IEEE Computational Intelligence Society, France Chapter

Home > About

I am pleased to announce that the IEEE Computational Intelligence Society President will visit us on Thursday, 22nd of October at 10h, in the LIP6, to give the following talk:

Ensemble Approaches in Learning
by Xin Yao, Professor at the University of Birmingham (UK), President of the IEEE Computational Intelligence Society

Venue: room 105, corridor 25-26, 4 place Jussieu, 75005 Paris

Designing a monolithic system for a large and complex learning task is hard. Divide-and-conquer is a common strategy in tackling such large and complex problems. Ensembles can be regarded an automatic approach towards automatic divide-and-conquer. Many ensemble methods, including boosting, bagging,
negative correlation, etc., have been used in machine learning and data mining for many years. This talk will describe three examples of ensemble methods,
i.e., multi-objective learning, online learning with concept drift, and multi-class imbalance learning. Given the important role of diversity in ensemble methods, some discussions and analyses will be given to gain a better understanding of how and when diversity may help ensemble learning.

Some materials used in the talk are based on the following papers:

A Chandra and X. Yao, ``Ensemble learning using multi-objective evolutionary
algorithms,'' Journal of Mathematical Modelling and Algorithms, 5(4):417-445,
December 2006.

L. L. Minku and X. Yao, "DDD: A New Ensemble Approach For Dealing With Concept
Drift,'' IEEE Transactions on Knowledge and Data Engineering, 24(4):619-633,
April 2012.

S. Wang and X. Yao, ``Multi-Class Imbalance Problems: Analysis and Potential
Solutions,'' IEEE Transactions on Systems, Man and Cybernetics, Part B,
42(4):1119-1130, August 2012.

Xin Yao is a Chair (Professor) of Computer Science and the Director of CERCIA (Centre of Excellence for Research in Computational Intelligence and
Applications) at the University of Birmingham, UK. He is an IEEE Fellow and the President (2014-15) of IEEE Computational Intelligence Society (CIS). His
work won the 2001 IEEE Donald G. Fink Prize Paper Award, 2010 and 2015 IEEE Transactions on Evolutionary Computation Outstanding Paper Awards, 2010 BT Gordon Radley Award for Best Author of Innovation (Finalist), 2011 IEEE Transactions on Neural Networks Outstanding Paper Award, and many other best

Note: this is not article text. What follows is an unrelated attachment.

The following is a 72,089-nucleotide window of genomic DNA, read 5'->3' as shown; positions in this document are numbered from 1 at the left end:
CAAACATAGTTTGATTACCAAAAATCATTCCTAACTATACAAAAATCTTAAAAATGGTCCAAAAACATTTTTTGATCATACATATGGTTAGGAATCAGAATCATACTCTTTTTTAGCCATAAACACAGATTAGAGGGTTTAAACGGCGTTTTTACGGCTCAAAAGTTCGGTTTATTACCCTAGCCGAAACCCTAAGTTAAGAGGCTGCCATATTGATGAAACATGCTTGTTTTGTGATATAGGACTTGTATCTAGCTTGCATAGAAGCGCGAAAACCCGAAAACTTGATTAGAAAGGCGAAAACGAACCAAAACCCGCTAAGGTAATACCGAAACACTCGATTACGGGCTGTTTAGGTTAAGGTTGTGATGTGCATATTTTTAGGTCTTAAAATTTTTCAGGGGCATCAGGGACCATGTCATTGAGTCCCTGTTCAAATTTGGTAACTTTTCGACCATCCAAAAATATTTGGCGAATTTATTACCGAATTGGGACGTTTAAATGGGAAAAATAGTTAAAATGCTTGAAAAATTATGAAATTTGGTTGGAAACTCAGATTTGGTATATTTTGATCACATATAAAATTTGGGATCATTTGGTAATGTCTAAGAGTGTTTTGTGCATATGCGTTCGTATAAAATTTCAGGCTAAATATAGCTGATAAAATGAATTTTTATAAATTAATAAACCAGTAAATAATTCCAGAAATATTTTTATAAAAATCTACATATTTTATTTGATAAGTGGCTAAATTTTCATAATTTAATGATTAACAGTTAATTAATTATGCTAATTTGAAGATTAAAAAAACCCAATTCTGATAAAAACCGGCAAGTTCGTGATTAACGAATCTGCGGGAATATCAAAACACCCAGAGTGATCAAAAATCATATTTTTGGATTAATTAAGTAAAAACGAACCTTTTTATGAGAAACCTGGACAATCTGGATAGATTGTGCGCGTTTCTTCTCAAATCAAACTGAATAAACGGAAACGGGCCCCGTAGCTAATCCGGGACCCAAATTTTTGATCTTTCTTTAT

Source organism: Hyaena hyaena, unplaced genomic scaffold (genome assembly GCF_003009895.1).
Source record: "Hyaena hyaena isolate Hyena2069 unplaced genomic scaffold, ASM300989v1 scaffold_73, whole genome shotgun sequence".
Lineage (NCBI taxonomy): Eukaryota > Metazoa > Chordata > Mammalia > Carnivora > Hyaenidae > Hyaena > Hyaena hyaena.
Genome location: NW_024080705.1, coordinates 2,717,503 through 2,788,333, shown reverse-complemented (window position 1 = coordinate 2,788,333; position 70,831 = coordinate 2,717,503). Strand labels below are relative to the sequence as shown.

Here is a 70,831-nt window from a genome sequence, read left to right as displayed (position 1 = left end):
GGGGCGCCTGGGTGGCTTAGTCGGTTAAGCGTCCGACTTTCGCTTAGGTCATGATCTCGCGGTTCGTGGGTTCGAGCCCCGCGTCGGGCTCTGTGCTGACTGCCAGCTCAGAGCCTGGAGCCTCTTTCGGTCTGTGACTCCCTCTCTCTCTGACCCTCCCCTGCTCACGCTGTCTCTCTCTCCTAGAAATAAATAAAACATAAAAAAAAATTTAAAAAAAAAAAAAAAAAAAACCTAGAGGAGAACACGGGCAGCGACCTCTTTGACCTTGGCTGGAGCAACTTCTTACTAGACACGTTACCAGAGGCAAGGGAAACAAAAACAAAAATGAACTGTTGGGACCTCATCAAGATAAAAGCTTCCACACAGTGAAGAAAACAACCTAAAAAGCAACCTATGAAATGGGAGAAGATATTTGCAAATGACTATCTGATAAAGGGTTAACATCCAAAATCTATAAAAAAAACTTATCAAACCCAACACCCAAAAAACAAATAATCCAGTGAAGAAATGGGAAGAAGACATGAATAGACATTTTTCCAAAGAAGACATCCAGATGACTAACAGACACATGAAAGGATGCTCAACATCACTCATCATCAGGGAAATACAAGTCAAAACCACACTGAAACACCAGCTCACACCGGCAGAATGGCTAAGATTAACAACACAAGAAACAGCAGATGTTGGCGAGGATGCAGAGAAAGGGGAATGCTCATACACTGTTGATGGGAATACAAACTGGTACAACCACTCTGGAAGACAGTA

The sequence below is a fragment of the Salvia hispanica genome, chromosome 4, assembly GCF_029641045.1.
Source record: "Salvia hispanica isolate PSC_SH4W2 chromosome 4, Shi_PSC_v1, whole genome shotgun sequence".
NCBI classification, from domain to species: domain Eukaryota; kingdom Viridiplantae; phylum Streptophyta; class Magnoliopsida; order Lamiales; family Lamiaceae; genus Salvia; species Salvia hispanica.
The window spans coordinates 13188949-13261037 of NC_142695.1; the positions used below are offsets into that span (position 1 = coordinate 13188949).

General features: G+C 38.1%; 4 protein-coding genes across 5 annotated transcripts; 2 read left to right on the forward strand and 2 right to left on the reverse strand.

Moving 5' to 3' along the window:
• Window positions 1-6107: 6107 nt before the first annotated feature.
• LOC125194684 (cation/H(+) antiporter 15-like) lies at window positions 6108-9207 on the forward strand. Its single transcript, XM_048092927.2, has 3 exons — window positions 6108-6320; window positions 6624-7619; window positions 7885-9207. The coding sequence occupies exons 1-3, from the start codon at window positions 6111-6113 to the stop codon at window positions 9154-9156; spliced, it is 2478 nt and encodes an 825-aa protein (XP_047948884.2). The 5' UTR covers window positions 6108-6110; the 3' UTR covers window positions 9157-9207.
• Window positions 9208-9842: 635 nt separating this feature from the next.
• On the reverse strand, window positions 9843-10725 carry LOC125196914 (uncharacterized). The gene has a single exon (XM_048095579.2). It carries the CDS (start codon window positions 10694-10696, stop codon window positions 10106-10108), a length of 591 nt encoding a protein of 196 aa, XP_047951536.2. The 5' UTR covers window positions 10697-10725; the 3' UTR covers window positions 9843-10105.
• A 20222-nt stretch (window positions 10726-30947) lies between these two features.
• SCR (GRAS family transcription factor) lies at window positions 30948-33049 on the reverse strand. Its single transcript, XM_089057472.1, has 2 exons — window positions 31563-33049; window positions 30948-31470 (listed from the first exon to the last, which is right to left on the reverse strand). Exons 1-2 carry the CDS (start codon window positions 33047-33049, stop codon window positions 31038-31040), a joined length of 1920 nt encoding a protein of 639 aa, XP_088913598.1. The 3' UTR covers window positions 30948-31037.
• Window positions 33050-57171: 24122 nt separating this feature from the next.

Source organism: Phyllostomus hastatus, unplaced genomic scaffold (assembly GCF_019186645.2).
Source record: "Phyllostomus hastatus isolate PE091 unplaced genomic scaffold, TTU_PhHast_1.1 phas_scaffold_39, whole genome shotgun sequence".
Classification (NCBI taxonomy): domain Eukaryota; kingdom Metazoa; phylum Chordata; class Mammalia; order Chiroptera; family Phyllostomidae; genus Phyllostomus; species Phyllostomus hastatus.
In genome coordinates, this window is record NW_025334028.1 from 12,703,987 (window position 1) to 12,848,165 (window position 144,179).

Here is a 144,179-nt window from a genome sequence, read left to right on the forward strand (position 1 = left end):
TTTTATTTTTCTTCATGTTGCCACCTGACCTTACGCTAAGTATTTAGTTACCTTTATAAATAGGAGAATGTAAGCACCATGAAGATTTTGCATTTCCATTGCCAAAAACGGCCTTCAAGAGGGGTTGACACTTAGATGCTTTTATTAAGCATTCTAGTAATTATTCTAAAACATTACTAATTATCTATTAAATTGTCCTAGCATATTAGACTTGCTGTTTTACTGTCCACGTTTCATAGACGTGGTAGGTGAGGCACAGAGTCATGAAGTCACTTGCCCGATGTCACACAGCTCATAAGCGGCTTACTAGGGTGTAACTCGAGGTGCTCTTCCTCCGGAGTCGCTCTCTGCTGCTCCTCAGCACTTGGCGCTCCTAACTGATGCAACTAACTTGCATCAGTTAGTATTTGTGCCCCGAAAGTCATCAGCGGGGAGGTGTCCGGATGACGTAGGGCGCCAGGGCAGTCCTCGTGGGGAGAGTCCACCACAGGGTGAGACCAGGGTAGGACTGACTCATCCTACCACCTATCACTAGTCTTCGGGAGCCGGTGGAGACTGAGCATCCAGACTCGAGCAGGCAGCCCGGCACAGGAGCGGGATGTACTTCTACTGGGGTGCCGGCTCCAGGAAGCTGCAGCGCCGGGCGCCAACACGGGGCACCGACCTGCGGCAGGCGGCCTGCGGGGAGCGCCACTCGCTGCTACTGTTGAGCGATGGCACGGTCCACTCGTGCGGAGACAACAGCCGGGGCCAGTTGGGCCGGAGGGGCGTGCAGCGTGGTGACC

paper awards. He won the prestigious Royal Society Wolfson Research Merit Award in 2012 and the 2013 IEEE CIS Evolutionary Computation Pioneer Award.
His major research interests include evolutionary computation, ensemble learning, and their applications, especially in software engineering.

More information on Xin Yao:

Bernadette Bouchon-Meunier
IEEE France Section Computational Intelligence Chapter President


We are pleased to announce that, on the 28th of May 2015, Prof. Jim Keller, of the University of Missouri, USA, will give a talk entitled "Does it all add up? A study of fuzzy protoform linguistic summarization of time series", sponsored by the Computational Intelligence Society under its Distinguished Lecturer Program. The abstract for this talk is:

Producing linguistic summaries of large databases or temporal sequences of measurements is an endeavor that is receiving increased attention. These summaries can be used in a continuous monitoring situation, like eldercare, where it is important to ascertain if the current summaries represent an abnormal condition. Primarily a human, such as a care giver in the eldercare
example, is the recipient of the set of summaries describing a time range, for example, last night’s activities. However, as the number of sensors and monitored conditions grow, sorting through a fairly large number of summaries can be a burden for the person, i.e., the summaries stop being information and become yet one more pile of data. It is therefore necessary to automatically process sets of summaries to condense the data into more manageable chunks.
The first step towards automatically comparing sets of digests is to determine similarity. For fuzzy protoform based summaries, we developed a natural similarity and proved that the associated dissimilarity is a metric over the space of protoforms. Utilizing that distance measure, we defined and examined several fuzzy set methods to compute dissimilarity between sets of summaries, and most recently utilized these measures to define prototypical behavior over a large number of normal time periods.
In this talk, I will cover the definition of fuzzy protoforms, define our (dis)similarity, outline the proof that it is a metric, discuss the fuzzy aggregation methods for sets of summaries, and show how prototypes are formed and can used to detect abnormal nights. The talk will be loaded with actual examples from our eldercare research. There is much work to be done and hopefully, more questions than answers will result from the discussion.

An up to date list of our seminars can be found here and a list of coming ev\
ents is here.